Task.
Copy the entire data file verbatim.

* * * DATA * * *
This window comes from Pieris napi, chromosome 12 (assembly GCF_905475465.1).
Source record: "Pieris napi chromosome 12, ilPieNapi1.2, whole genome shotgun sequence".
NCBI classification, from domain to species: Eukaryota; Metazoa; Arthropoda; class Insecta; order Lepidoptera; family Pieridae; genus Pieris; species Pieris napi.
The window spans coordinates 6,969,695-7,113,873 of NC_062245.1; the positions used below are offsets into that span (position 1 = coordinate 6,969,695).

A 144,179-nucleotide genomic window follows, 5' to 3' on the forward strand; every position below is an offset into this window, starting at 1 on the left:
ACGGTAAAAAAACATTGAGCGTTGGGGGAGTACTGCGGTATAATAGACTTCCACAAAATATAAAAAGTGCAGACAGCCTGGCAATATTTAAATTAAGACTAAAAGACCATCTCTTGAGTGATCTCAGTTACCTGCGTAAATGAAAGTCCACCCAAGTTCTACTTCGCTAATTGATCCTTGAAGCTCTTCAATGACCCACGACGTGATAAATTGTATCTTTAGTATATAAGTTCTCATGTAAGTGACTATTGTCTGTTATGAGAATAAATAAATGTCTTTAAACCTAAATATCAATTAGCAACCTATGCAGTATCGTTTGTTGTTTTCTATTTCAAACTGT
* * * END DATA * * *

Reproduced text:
This window comes from Pieris napi, chromosome 12 (assembly GCF_905475465.1).
Source record: "Pieris napi chromosome 12, ilPieNapi1.2, whole genome shotgun sequence".
NCBI classification, from domain to species: Eukaryota; Metazoa; Arthropoda; class Insecta; order Lepidoptera; family Pieridae; genus Pieris; species Pieris napi.
The window spans coordinates 6,969,695-7,113,873 of NC_062245.1; the positions used below are offsets into that span (position 1 = coordinate 6,969,695).

A 144,179-nucleotide genomic window follows, 5' to 3' on the forward strand; every position below is an offset into this window, starting at 1 on the left:
ACGGTAAAAAAACATTGAGCGTTGGGGGAGTACTGCGGTATAATAGACTTCCACAAAATATAAAAAGTGCAGACAGCCTGGCAATATTTAAATTAAGACTAAAAGACCATCTCTTGAGTGATCTCAGTTACCTGCGTAAATGAAAGTCCACCCAAGTTCTACTTCGCTAATTGATCCTTGAAGCTCTTCAATGACCCACGACGTGATAAATTGTATCTTTAGTATATAAGTTCTCATGTAAGTGACTATTGTCTGTTATGAGAATAAATAAATGTCTTTAAACCTAAATATCAATTAGCAACCTATGCAGTATCGTTTGTTGTTTTCTATTTCAAACTGT